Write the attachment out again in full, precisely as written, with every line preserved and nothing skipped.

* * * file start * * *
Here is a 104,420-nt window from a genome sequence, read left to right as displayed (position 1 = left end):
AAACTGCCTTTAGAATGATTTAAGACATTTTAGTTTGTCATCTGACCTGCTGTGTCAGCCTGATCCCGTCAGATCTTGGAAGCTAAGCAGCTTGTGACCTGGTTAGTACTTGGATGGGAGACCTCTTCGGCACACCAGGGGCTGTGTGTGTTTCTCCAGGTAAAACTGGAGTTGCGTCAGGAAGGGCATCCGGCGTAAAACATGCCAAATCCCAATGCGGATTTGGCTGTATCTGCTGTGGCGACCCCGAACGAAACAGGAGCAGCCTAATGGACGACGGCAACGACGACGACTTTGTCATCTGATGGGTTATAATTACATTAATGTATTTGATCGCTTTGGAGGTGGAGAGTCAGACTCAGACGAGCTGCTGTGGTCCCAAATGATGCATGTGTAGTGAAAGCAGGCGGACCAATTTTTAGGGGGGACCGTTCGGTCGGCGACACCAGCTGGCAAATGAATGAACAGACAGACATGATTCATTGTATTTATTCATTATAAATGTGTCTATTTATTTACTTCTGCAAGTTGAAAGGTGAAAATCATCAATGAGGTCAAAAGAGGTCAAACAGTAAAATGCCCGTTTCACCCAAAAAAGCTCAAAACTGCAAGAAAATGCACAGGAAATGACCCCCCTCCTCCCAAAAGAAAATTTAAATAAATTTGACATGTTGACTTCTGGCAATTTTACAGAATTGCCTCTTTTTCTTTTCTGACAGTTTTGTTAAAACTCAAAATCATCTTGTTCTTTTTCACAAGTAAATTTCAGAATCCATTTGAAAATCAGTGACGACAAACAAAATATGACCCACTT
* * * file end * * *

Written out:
Here is a 104,420-nt window from a genome sequence, read left to right as displayed (position 1 = left end):
AAACTGCCTTTAGAATGATTTAAGACATTTTAGTTTGTCATCTGACCTGCTGTGTCAGCCTGATCCCGTCAGATCTTGGAAGCTAAGCAGCTTGTGACCTGGTTAGTACTTGGATGGGAGACCTCTTCGGCACACCAGGGGCTGTGTGTGTTTCTCCAGGTAAAACTGGAGTTGCGTCAGGAAGGGCATCCGGCGTAAAACATGCCAAATCCCAATGCGGATTTGGCTGTATCTGCTGTGGCGACCCCGAACGAAACAGGAGCAGCCTAATGGACGACGGCAACGACGACGACTTTGTCATCTGATGGGTTATAATTACATTAATGTATTTGATCGCTTTGGAGGTGGAGAGTCAGACTCAGACGAGCTGCTGTGGTCCCAAATGATGCATGTGTAGTGAAAGCAGGCGGACCAATTTTTAGGGGGGACCGTTCGGTCGGCGACACCAGCTGGCAAATGAATGAACAGACAGACATGATTCATTGTATTTATTCATTATAAATGTGTCTATTTATTTACTTCTGCAAGTTGAAAGGTGAAAATCATCAATGAGGTCAAAAGAGGTCAAACAGTAAAATGCCCGTTTCACCCAAAAAAGCTCAAAACTGCAAGAAAATGCACAGGAAATGACCCCCCTCCTCCCAAAAGAAAATTTAAATAAATTTGACATGTTGACTTCTGGCAATTTTACAGAATTGCCTCTTTTTCTTTTCTGACAGTTTTGTTAAAACTCAAAATCATCTTGTTCTTTTTCACAAGTAAATTTCAGAATCCATTTGAAAATCAGTGACGACAAACAAAATATGACCCACTT